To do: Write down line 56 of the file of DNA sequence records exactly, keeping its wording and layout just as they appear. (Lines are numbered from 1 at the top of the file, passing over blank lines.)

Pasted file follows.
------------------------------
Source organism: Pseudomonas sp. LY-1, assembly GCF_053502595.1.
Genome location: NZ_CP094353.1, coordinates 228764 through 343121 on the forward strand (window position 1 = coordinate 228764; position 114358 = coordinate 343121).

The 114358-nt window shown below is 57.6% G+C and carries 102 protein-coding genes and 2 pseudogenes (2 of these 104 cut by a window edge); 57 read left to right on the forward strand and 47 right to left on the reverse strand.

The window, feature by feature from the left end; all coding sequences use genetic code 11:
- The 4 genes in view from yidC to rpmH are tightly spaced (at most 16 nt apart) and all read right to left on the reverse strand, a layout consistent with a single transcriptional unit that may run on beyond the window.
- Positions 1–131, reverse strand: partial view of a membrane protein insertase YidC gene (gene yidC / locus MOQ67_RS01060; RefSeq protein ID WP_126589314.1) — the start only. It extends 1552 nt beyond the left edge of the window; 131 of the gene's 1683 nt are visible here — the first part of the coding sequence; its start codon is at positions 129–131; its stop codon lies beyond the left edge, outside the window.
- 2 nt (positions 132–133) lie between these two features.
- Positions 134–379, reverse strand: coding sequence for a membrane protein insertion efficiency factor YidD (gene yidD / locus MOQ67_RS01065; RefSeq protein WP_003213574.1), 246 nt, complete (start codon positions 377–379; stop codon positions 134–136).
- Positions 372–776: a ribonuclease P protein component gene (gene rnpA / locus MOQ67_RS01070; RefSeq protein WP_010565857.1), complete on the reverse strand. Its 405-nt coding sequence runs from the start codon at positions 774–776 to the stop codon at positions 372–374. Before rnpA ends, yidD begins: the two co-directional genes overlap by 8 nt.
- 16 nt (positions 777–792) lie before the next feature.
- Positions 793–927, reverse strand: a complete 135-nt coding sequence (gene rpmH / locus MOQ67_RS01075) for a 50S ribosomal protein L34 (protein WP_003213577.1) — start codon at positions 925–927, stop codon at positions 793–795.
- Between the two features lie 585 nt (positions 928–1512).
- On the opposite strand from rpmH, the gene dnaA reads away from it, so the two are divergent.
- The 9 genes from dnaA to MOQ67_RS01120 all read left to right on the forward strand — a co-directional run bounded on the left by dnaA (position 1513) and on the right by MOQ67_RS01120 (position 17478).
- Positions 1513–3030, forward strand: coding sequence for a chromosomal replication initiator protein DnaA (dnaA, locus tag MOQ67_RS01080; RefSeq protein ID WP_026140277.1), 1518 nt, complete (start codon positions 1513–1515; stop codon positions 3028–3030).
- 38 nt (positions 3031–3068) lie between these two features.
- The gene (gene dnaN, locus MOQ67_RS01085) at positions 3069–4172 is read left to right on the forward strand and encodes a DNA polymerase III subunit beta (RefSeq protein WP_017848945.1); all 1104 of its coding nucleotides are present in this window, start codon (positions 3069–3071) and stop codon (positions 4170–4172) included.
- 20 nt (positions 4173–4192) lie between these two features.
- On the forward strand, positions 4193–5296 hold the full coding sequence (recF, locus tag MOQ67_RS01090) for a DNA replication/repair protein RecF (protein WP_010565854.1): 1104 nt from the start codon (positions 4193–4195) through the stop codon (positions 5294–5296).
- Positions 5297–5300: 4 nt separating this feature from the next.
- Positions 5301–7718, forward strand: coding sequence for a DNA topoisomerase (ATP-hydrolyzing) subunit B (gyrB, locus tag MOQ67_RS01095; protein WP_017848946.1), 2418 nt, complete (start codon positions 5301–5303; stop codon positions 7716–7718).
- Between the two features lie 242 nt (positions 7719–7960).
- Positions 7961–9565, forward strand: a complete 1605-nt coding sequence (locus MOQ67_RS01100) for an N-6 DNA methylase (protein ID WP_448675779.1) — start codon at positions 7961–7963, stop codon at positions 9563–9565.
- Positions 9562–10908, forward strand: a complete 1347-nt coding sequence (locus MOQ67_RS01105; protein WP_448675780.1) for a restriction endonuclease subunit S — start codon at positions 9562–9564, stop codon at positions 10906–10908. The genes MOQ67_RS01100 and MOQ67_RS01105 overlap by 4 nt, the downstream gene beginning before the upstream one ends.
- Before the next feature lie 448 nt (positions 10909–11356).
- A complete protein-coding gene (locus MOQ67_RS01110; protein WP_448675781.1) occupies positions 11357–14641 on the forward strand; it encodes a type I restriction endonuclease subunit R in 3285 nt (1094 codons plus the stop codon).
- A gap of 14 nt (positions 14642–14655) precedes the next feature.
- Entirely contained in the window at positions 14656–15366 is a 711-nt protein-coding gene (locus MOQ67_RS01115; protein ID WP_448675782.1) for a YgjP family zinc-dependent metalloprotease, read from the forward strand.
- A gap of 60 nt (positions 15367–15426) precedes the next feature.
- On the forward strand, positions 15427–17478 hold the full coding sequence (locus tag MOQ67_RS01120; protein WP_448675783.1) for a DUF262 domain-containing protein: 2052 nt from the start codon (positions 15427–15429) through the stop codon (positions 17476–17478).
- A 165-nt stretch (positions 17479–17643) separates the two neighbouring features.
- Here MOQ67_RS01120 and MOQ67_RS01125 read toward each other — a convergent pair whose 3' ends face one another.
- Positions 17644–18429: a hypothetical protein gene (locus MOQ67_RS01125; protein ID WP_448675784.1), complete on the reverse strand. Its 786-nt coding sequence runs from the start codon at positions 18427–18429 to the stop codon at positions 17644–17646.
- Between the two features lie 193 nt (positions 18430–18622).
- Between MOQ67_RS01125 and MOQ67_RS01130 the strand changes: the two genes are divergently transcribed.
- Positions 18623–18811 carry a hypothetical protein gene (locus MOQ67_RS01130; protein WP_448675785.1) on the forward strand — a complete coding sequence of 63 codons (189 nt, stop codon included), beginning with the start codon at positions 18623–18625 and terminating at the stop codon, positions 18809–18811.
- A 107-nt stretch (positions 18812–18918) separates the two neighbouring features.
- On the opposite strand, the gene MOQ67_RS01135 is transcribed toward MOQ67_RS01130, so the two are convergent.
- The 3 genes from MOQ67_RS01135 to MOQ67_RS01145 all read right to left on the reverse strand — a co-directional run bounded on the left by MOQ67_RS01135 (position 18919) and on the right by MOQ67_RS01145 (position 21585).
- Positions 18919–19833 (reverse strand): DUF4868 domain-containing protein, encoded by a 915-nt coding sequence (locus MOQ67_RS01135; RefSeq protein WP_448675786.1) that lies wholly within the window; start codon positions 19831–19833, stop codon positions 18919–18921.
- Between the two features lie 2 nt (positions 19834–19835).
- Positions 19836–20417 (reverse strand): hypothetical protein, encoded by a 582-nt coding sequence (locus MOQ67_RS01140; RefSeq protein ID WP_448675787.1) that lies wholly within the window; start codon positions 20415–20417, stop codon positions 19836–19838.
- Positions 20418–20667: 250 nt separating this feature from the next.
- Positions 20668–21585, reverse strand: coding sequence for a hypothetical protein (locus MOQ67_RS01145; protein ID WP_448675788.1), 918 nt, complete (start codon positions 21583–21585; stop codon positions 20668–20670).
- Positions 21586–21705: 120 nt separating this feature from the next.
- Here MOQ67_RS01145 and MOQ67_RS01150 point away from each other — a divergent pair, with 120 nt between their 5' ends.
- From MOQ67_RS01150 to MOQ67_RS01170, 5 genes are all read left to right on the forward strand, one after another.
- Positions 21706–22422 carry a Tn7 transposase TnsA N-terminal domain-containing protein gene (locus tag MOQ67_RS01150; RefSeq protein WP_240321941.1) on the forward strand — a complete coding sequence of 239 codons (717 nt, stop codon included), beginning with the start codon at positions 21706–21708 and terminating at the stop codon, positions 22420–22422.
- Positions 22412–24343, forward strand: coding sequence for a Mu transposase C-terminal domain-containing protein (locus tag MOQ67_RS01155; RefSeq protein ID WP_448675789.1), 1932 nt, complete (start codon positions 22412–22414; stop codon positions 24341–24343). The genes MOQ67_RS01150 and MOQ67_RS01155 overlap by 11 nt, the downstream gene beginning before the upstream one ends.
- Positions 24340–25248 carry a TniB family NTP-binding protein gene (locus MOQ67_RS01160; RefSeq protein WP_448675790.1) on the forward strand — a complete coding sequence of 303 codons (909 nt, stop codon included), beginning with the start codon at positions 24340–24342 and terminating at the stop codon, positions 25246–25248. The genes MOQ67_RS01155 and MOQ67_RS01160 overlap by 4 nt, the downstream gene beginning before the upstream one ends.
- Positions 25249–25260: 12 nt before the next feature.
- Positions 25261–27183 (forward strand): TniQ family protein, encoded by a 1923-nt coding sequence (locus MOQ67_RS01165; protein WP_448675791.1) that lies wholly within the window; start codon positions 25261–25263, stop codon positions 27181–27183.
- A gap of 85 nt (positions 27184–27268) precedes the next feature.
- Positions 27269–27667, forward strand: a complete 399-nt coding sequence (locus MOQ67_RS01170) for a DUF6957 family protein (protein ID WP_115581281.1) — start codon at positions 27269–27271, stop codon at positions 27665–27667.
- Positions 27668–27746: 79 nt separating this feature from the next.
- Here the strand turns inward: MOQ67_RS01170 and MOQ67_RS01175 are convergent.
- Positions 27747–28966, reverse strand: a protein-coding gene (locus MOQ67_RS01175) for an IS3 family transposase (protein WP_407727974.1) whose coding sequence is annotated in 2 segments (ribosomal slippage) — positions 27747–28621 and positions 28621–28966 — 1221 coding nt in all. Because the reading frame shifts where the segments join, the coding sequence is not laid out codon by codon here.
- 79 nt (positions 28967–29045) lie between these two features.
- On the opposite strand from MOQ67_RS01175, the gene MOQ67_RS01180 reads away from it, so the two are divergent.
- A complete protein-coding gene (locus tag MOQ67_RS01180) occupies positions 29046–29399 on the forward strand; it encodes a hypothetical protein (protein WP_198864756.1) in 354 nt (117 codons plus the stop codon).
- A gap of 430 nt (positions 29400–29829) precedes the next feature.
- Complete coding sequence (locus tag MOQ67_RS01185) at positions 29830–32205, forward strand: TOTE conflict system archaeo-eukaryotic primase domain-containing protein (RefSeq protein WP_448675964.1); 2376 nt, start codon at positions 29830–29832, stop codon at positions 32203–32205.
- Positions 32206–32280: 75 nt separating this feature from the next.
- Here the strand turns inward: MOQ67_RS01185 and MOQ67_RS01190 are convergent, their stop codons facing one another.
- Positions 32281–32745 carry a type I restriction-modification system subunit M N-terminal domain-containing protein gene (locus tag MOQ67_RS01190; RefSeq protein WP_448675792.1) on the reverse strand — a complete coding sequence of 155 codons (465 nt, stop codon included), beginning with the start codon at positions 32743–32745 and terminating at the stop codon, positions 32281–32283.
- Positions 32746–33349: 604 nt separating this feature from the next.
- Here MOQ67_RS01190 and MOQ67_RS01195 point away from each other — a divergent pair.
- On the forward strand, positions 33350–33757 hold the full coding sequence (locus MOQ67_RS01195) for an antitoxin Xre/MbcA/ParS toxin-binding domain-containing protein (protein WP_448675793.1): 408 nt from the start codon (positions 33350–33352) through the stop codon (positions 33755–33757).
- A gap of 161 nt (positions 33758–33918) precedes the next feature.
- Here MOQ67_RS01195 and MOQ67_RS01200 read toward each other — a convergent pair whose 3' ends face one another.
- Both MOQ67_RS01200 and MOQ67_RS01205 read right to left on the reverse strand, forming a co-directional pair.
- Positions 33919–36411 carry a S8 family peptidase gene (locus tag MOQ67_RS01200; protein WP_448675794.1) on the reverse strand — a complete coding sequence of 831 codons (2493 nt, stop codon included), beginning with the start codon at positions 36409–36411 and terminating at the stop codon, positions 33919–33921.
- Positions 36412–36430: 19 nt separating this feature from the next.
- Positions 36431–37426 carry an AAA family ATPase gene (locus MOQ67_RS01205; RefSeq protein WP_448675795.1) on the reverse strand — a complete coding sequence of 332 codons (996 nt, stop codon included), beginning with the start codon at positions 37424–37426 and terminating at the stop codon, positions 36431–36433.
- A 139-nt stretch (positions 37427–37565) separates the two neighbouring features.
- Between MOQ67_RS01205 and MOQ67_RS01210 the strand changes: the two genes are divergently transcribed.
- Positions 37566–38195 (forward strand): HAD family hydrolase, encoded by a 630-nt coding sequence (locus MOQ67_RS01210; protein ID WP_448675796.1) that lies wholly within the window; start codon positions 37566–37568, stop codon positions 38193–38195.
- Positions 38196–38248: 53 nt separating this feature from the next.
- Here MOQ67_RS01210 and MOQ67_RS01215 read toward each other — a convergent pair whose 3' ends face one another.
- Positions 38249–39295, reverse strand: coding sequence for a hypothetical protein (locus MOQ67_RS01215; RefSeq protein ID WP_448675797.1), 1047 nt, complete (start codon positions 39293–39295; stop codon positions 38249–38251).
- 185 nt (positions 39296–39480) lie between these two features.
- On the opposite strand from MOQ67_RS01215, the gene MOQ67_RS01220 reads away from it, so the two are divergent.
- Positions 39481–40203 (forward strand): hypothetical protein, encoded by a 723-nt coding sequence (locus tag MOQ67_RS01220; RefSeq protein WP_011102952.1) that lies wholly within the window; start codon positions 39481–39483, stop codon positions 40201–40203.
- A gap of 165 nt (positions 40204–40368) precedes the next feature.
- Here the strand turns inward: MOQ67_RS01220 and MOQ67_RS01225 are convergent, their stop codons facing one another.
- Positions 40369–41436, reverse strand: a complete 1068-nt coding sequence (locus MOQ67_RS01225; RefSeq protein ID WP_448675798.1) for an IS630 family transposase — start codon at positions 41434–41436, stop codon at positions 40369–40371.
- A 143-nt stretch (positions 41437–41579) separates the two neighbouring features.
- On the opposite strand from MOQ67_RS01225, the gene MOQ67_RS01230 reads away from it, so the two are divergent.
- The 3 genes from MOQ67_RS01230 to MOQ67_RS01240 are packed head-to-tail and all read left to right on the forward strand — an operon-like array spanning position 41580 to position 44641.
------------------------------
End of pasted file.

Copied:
- Here the strand turns inward: MOQ67_RS01170 and MOQ67_RS01175 are convergent.